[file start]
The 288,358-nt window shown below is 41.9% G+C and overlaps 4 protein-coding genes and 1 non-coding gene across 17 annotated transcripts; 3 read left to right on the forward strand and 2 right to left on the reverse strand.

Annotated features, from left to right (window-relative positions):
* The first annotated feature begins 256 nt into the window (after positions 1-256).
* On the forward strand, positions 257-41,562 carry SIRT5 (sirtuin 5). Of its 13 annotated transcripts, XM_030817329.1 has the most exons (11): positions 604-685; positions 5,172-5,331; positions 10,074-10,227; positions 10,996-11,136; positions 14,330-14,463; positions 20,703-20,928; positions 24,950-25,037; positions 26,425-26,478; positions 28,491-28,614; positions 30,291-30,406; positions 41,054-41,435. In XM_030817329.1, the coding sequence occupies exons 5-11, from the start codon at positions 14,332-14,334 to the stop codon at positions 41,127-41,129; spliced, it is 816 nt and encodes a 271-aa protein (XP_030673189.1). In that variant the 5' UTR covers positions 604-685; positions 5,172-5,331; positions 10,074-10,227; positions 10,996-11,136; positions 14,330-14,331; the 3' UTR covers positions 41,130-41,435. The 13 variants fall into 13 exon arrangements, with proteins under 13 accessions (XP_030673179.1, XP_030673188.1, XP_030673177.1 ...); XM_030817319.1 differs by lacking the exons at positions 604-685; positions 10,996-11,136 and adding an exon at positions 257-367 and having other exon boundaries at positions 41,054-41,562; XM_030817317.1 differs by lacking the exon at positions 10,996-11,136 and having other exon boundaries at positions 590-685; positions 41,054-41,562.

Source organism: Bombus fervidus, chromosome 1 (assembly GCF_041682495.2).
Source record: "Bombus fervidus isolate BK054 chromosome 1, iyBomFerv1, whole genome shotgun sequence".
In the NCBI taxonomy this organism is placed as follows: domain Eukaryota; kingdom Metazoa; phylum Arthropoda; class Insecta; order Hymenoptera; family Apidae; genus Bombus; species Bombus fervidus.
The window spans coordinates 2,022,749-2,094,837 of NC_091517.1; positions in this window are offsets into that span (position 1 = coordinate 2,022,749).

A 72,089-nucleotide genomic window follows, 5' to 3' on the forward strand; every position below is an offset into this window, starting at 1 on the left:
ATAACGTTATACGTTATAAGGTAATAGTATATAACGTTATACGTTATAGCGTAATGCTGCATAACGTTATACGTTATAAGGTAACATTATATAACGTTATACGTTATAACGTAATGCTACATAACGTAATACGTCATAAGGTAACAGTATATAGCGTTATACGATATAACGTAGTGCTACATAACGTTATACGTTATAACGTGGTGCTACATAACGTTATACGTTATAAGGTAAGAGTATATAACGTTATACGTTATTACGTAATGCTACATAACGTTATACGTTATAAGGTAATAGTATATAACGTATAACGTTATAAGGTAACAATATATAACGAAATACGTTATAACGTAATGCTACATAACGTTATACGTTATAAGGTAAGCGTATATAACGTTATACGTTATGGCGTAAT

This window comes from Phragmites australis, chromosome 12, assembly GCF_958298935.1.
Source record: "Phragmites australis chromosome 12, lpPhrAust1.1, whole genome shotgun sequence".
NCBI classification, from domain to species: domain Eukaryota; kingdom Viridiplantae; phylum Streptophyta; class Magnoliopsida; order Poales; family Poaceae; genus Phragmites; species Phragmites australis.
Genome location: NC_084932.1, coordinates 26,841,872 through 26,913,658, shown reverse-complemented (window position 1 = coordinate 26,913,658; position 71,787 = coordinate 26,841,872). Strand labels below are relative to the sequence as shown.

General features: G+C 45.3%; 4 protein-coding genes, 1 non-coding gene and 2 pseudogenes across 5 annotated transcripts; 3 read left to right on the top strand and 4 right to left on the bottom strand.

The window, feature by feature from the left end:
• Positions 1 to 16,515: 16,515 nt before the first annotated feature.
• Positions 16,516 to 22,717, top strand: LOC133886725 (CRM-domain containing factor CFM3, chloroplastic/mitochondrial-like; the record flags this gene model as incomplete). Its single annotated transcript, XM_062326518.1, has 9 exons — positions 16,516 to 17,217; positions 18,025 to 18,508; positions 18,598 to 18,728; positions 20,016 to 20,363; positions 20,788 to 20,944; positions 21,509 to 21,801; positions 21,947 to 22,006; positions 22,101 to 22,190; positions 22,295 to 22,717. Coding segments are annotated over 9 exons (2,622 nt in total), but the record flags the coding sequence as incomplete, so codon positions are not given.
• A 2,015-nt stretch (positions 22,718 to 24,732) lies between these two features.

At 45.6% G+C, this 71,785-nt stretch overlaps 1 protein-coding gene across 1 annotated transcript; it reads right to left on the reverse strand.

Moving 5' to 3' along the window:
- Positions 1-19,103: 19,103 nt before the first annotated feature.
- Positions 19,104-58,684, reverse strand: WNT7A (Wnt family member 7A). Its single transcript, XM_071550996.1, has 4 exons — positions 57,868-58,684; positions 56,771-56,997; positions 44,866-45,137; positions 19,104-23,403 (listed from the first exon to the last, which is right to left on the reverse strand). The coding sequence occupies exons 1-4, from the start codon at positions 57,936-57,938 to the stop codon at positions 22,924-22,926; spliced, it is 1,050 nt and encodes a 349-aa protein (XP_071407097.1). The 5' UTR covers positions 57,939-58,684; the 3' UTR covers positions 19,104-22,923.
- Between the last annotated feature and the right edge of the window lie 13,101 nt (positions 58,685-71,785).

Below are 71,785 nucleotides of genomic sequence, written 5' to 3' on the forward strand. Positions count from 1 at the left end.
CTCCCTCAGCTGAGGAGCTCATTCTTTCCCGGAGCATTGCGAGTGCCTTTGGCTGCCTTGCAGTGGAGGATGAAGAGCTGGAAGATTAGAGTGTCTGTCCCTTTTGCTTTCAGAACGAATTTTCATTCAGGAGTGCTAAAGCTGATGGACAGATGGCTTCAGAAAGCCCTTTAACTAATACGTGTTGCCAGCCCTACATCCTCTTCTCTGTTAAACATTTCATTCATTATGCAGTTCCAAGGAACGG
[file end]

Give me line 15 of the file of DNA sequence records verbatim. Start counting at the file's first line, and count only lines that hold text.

General features: G+C 45.3%; 4 protein-coding genes, 1 non-coding gene and 2 pseudogenes across 5 annotated transcripts; 3 read left to right on the top strand and 4 right to left on the bottom strand.